OTOH, the OP got screwed, glued and plastered. Please, OP, share the name of this retailer who hosed you down for 3 U.S. Grants, then tried to sell you on a bike for 1 grand over retail. Chutzpah like that deserves to be made public!
    "L'enfer, c'est les autres"

  4. #29
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    Quote Originally Posted by cxwrench View Post
    Why would he need one? He's got the OP and his bike...if he can't tell from looking at him on his current bike he should find another job.
    Because having an adjustable bike would allow the fitter to be completely unbiased. With an already existing bike, sometimes fitters will feel obligated to fit the bike for their client because client doesn't want to hear "buy a new bike". Besides, $300 is a lot to pay for a fitting and I'd expect such adjustable bike and Retul system.

  5. #30
    'brifter' is a lame word.
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    Quote Originally Posted by aclinjury View Post
    Because having an adjustable bike would allow the fitter to be completely unbiased. With an already existing bike, sometimes fitters will feel obligated to fit the bike for their client because client doesn't want to hear "buy a new bike". Besides, $300 is a lot to pay for a fitting and I'd expect such adjustable bike and Retul system.
    Eh...I guess. I'd think that any legit/unbiased fitter would look at the guy on his bike and tell him 'it's good, we can work w/ this' OR 'it's not the right size' BEFORE charging his fees. Our guy would, for sure.
    I work for some bike racers
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  6. #31
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    Quote Originally Posted by cxwrench View Post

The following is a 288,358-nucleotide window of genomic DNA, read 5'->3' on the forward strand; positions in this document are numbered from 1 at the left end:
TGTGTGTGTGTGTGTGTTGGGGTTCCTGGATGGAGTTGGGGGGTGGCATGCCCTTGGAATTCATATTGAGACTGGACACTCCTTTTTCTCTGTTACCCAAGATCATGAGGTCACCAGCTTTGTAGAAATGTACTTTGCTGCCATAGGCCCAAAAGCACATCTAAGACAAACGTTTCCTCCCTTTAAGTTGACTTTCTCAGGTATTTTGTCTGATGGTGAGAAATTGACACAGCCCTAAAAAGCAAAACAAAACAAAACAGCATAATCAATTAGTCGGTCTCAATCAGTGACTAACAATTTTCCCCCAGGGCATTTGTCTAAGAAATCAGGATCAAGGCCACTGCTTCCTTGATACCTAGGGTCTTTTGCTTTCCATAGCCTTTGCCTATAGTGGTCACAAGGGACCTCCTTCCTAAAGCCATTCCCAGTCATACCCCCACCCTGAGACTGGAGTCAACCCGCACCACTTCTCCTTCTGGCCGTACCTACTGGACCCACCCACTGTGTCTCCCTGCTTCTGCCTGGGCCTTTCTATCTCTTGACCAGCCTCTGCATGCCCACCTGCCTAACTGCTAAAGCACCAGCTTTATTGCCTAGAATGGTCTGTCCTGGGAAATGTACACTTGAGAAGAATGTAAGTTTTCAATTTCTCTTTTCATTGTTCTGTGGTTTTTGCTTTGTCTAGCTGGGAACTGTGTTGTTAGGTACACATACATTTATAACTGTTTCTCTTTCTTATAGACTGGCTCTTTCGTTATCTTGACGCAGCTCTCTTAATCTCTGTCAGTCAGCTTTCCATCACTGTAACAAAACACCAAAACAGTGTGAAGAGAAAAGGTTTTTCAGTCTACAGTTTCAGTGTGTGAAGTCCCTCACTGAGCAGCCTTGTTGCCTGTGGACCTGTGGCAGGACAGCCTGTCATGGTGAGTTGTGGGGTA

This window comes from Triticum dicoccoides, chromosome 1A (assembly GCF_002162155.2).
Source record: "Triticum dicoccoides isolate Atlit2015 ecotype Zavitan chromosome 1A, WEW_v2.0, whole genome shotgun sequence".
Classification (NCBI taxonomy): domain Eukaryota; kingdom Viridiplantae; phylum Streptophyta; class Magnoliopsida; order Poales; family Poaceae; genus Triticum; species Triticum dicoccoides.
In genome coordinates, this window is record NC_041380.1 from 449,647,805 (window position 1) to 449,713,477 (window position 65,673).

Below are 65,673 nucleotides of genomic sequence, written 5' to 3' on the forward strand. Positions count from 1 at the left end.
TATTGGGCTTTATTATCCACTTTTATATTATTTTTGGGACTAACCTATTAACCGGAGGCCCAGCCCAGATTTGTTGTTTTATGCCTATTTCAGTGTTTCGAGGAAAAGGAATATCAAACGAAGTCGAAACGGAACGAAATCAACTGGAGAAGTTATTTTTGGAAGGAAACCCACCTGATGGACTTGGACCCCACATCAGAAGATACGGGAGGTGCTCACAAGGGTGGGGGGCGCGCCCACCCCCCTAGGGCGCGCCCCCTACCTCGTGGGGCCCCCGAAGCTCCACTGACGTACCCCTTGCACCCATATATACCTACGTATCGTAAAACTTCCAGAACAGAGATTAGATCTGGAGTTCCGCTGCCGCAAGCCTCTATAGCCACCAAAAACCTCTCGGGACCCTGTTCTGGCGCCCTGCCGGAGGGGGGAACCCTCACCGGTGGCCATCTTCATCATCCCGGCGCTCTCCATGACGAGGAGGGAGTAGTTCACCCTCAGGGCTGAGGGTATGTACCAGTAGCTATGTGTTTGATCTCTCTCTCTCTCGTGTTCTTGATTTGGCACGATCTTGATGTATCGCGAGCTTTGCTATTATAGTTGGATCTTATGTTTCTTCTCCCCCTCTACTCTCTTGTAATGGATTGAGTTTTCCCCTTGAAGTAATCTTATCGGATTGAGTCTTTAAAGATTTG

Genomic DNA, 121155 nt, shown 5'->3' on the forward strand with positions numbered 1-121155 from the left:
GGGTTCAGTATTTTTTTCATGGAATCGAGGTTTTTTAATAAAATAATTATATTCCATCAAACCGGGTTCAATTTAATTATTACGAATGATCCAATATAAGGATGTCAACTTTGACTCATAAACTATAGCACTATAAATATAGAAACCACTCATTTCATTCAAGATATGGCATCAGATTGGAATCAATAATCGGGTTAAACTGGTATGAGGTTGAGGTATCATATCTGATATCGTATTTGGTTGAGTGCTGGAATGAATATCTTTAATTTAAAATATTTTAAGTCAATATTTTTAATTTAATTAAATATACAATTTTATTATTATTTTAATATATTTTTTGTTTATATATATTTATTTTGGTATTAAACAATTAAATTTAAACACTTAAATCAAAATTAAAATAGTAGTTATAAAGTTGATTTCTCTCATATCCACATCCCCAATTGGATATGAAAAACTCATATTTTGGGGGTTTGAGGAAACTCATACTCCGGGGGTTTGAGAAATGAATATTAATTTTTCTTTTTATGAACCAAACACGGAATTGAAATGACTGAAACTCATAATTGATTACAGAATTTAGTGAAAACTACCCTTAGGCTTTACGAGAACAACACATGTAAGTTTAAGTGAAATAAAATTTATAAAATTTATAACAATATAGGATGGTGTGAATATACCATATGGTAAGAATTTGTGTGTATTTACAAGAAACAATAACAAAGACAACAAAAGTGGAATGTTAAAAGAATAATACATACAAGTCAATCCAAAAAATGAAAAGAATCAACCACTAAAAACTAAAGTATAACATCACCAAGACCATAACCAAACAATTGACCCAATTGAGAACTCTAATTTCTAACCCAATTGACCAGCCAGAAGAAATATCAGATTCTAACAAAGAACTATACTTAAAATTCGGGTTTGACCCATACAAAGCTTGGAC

Eh...I guess. I'd think that any legit/unbiased fitter would look at the guy on his bike and tell him 'it's good, we can work w/ this' OR 'it's not the right size' BEFORE charging his fees. Our guy would, for sure.
    Umm, yep!
    "With bicycles in particular, you need to separate between what's merely true and what's important."-- DCGriz, RBR.

    “Statistics are like bikinis. What they reveal is suggestive, but what they conceal is vital.” -- Aaron Levenstein



  7. #32
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    Quote Originally Posted by cxwrench View Post
    Eh...I guess. I'd think that any legit/unbiased fitter would look at the guy on his bike and tell him 'it's good, we can work w/ this' OR 'it's not the right size' BEFORE charging his fees. Our guy would, for sure.
    I guess for an initial ballpark eyeball fitting of a healthy individual, it's ok.

    But as in the case of the OP, he has back pain. It's gonna be hard to eyeball a bike to a person with back pain. The individual will have to be properly fitted, probably several times over the course of weeks, to get his back pain dialed out. But if his bike is completely the wrong size, then the fitter will ultimately not be able to fit him, which will result in fitter saying "i'm sorry but you'll need a new bike". Well, this is where the adjustable frame comes in. If a fitter is going to tell me that I will need a new bike, then I will want to hear what new bike dimensions I should be getting, I want to know stack, reach, headtube length, stem length... etc... that I should be getting so get rid of the back pain. I want to see comparative proof that my bike is in fact too big for me versus what the adjustable bike says. Paying $300 just to hear "get a new bike" but without the details of what dimensions to get... is a little ripoff IMO. That's why they say it's always better to get fitted BEFORE you go out to buy a bike, right.